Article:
The founders of Alcoholics Anonymous realized early in the history of that fellowship that the only way recovery can be achieved is if members can tell their stories honestly and openly with other members, people who share the same disease. The willingness required for this level of honesty and openness comes from anonymity, or a lack of differentiation based on one’s life circumstances or social position, and for members to trust that the fellowship has only their best interests at heart. The Twelve Traditions were written as a way of insuring that the recovery of members is the only business of an anonymous 12-step fellowship.
The only requirement for SCA membership is a desire to stop having compulsive sex.
Each group should be autonomous, except in matters affecting other groups or SCA as a whole.
Each group has but one primary purpose — to carry its message to the sexual compulsive who still suffers.
An SCA group ought never endorse, finance or lend the SCA name to any outside enterprise, lest problems of money, property and prestige divert us from our primary purpose.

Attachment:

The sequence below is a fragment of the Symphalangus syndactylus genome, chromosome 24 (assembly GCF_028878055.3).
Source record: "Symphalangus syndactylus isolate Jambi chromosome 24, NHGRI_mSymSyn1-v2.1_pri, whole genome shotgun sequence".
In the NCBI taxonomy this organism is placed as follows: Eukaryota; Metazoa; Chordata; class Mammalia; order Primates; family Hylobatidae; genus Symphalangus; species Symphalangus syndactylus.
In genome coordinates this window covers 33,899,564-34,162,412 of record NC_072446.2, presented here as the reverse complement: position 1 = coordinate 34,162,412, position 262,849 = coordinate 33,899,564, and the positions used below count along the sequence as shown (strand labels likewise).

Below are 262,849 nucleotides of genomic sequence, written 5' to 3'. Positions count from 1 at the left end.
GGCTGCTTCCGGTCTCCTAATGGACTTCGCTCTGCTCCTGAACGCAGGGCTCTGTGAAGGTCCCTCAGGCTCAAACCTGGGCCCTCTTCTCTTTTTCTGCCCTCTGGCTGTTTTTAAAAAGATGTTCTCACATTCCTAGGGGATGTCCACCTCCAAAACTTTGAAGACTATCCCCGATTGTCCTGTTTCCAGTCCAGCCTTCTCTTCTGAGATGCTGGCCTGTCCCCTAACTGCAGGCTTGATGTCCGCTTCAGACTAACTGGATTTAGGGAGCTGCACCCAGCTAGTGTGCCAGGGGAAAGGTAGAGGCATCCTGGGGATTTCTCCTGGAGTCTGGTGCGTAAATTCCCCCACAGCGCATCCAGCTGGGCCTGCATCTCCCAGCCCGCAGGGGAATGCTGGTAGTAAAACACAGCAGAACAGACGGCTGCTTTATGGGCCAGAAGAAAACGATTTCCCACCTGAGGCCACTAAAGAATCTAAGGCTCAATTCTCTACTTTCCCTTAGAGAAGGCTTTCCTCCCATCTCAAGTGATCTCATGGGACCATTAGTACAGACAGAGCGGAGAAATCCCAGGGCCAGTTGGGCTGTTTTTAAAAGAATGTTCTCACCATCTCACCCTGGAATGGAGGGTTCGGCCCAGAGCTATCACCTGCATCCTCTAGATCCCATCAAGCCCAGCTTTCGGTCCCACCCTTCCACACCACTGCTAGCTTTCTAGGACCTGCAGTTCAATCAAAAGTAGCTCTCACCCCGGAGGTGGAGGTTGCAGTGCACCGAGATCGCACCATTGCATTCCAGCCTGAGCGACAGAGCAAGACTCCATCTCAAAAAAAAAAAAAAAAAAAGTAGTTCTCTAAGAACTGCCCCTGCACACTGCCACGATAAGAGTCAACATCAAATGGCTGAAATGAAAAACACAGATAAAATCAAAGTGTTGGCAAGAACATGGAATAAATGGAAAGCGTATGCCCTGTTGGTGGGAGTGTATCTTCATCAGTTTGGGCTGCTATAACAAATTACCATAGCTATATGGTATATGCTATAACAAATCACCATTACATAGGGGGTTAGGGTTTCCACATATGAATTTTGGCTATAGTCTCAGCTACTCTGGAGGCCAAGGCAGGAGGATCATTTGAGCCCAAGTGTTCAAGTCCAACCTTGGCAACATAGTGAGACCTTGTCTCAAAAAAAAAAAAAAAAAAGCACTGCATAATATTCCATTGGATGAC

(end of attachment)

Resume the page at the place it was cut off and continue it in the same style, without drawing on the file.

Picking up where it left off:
Every SCA group ought to be fully self-supporting, declining outside contributions.
Sexual Compulsives Anonymous should remain forever nonprofessional, but our service centers may employ special workers.
SCA, as such, ought never be organized; but we may create service boards or committees directly responsible to those they serve.
SCA has no opinion on outside issues; hence the SCA name ought never be drawn into public controversy.
Our public relations policy is based on attraction rather than promotion; we need always maintain personal anonymity at the level of press, radio, television and films.
Anonymity is the spiritual foundation of all our traditions, ever reminding us to place principles before personalities.
Click here to see how SCA operates with these 12 traditions.